Only when original Hummus, roasted cutlets and Kebab were served to the table, did the young students raise their heads from their books. Each one held under their shoulder a Bible, from which they study at every moment, but they finally put it down when they arrived. These are the competitors at the Bible Quiz held in Jerusalem on Israel's 66th Independence Day.
Jewish youth from around the world, came together today (April 29), in the city of Or Yehuda, to prepare for the Bible Quiz hosting Jewish youth from the Diaspora, selected to partake in the annual event in Jerusalem. Here, the Bible Quiz continuous long into the night. Those who are selected join a group to take part in the event in front of a panel of judges and Israeli Prime Minister Benjamin Netanyahu, where he will ask "the Prime Minister's question." And then, finally, a world winner will be announced.
The Bible Quiz is organized by the Educational corps of the IDF, in cooperation with The Ministry of Education, KKL-JNF, The Jewish Agency, and other organizations. Since its establishment, Jewish Agency representatives in communities abroad have been central in encouraging young participants from overseas to participate in the international event taking place in Jerusalem. The quiz in Or Yehuda takes place before the big event, and includes only Diaspora participants, qualifying the next level of contestants for the final round in Jerusalem.
Director of the Ministry of Education Department in Or Yehuda municipality, Tamar Hakimi, said: "The choice of Or Yehuda as a host for the contest reflects that this is a city of olim (immigrants) and since its establishment, has been a mosaic of diversity representing Israeli society."
This year is the first time the international contest will also host a competitor from Croatia. And there are some interesting Israeli competitors as well – one of them Tamar Jinely (16), from Makif Daled in Ashdod. She has in the past won three Israeli Chess Championships, and participated in four European ones. When meeting her, you realize how quick and smart this young woman is - a chess champion for eight years already. "I am the spokesperson of the Students and Youth Council at my school, and I volunteer at the Latet organization," she says.
"My story with the Bible is strange. Before the contest, I never liked Bible lessons. I come from a traditional family and was born in Israel, but my parents came from Georgia when they were in their 30s. I don't like the way the Bible is taught at school. I think everything started when I saw an ad about the quiz at school and took interest in it. All my friends who already did their matriculation exams in Bible studies, told me I wouldn’t succeed, because I major in the scientific fields: physics mathematics and not Bible. Because I'm strongly science oriented, I thought the Bible would be less appealing to me, but somewhere along my studying process this became more than just a challenge – I fell in love with the stories. And I won 5th place at the nationals. People around me were shocked and impressed, and this year I decided I'm not going to prove anything, but just deepen the knowledge I acquired, and I know the most important experience I got this year, was in the way I think and present myself to others. When I was asked why I'm participating in a contest that "bores me", this year I could happily and truthfully say I enjoy it. Many secular people think the Bible does not have anything to do with them, but it rather belongs to religious people. This is a prejudice that I personally work towards changing, because I connected to the Bible from a very humane place, as a person, to its morals, lessons, and values. It's a shame that people see the Bible as an enemy rather than in our favor."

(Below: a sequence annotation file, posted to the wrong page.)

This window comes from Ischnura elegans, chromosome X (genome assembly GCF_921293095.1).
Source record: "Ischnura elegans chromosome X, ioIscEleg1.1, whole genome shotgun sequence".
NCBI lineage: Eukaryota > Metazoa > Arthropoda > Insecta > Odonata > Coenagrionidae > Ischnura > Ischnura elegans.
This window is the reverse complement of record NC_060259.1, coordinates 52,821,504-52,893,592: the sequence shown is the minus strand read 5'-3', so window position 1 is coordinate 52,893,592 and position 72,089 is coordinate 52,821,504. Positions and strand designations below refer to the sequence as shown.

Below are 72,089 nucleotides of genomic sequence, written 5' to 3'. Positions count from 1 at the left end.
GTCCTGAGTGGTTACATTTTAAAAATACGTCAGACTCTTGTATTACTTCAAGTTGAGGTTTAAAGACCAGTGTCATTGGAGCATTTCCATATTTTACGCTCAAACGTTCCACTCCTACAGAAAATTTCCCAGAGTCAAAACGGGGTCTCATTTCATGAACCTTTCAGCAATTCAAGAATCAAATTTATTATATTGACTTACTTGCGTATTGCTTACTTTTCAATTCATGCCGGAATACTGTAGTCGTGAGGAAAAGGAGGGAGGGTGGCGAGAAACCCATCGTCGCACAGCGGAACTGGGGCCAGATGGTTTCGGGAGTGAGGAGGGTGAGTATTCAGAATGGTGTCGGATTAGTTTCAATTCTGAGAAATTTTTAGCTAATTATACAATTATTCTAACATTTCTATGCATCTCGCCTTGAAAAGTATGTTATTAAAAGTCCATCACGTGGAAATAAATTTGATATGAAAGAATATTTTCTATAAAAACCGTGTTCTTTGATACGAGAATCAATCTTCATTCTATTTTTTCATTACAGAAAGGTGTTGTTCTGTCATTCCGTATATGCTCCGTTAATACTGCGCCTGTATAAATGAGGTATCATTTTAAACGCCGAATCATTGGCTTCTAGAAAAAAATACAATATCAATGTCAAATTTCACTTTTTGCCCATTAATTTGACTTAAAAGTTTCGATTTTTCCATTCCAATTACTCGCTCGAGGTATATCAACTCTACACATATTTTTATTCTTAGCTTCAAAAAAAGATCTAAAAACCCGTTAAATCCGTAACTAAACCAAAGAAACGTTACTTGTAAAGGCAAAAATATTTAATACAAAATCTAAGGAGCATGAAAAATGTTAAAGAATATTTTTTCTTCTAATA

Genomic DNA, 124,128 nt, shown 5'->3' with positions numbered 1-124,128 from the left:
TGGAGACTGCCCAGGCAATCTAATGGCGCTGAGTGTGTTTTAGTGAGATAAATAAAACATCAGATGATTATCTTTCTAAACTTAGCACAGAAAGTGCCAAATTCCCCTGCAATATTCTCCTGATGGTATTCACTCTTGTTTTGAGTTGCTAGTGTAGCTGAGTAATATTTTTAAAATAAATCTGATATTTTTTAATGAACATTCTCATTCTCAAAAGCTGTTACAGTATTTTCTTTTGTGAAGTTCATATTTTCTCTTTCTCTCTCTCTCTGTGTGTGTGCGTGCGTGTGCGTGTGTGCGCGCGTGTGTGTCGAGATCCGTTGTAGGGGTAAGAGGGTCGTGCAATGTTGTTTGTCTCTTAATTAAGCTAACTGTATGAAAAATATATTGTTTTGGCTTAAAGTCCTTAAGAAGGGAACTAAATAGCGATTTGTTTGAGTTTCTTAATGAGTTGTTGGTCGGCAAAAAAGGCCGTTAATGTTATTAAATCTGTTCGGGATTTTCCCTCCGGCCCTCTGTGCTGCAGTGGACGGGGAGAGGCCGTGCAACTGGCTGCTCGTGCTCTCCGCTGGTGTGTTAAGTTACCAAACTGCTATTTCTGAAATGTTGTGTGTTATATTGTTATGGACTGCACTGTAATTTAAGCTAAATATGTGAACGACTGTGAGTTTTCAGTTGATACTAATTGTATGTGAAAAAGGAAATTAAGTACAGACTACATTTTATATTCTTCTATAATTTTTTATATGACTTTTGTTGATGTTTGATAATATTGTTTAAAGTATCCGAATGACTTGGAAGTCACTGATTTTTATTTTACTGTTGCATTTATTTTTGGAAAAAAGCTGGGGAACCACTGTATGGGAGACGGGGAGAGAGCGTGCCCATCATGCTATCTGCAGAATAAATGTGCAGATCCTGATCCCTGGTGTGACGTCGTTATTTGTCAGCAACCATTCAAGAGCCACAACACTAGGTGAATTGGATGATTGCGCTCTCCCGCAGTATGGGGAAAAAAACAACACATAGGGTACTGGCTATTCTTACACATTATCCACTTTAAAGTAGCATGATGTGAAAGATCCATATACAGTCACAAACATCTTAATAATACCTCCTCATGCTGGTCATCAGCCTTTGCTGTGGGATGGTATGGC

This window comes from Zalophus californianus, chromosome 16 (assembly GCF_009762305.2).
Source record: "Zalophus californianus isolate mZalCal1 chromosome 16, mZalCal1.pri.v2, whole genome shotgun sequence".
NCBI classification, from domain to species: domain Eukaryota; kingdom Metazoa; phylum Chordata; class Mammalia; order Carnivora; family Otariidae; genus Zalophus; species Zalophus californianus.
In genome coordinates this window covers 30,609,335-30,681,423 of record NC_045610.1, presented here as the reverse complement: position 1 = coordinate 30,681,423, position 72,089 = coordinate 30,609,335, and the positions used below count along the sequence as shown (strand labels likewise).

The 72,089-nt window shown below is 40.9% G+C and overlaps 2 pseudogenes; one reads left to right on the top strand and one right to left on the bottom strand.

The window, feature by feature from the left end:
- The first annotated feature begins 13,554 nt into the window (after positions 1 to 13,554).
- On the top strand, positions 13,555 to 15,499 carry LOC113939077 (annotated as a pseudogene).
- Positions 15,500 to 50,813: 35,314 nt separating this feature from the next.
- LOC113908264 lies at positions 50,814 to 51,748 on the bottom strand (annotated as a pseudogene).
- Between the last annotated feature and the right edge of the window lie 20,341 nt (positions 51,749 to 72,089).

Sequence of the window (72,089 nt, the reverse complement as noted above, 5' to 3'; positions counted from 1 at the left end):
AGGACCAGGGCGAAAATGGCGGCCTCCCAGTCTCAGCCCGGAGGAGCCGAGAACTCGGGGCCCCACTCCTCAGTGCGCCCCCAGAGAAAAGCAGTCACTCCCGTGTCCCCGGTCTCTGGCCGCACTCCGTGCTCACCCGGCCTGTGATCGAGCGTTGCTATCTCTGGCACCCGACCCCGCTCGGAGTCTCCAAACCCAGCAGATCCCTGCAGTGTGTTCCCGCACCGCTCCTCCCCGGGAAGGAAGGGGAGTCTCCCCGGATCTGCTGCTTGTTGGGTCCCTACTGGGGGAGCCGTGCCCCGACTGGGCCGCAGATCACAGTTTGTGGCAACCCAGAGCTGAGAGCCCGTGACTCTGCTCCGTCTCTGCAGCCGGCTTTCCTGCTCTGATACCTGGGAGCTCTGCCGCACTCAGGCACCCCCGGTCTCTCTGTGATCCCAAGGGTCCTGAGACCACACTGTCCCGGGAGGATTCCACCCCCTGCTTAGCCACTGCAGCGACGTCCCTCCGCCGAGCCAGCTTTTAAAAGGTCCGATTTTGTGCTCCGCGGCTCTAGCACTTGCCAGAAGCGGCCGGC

Tamar laughs: "What are my odds? 1-16. I'm very mathematical, and I personally do the best I can. I know I came from a disadvantaged stand point and had much more to learn than religious competitors. I had gaps to fill with information that religious people have already learned. I think I have a fair chance, and it's important to give a fair fight and show that also religious people can study the Bible, and it's important to me to prove I'm good. I will do my best so that everyone will see no one person owns the bible. I think that’s the main message, and that nothing is impossible, and even though the Bible looks like an enigma, you just have to reach out and touch it."
Shlomo Savovich, (18), Toronto, Canada, tell his story: "My sister Rivkah participated in the Bible Quiz, and I was jealous of her. She learned the Bible, and in the same year, I came fourth in Canada's national bible contest. Then I realized I should also study the Bible, and most of the time I did and Torah studies."
What were your impressions from Israel?
"My visit and tours here were so important. We walked on the Old City walls of Jerusalem, and saw before us the verses from the Bible. I realize what the Bible is for the Jewish People, and what it means to be Jewish..."
When I speak with Eduard Lichtig (15) from Australia and Shani Saidof (16), I ask them who will win. Shlomo Savovich bets on Amos from Canada ("he lived eight years in Israel and came to Canada)";or Itamar Kalifa from Israel, because "he studies everyday."
Tzofia Freudenshtein is also excited about her chance to participate in the event – as her father once did in the 70's. "His name is David, and I am happy to be continuing his tradition of Bible studies and visiting Israel."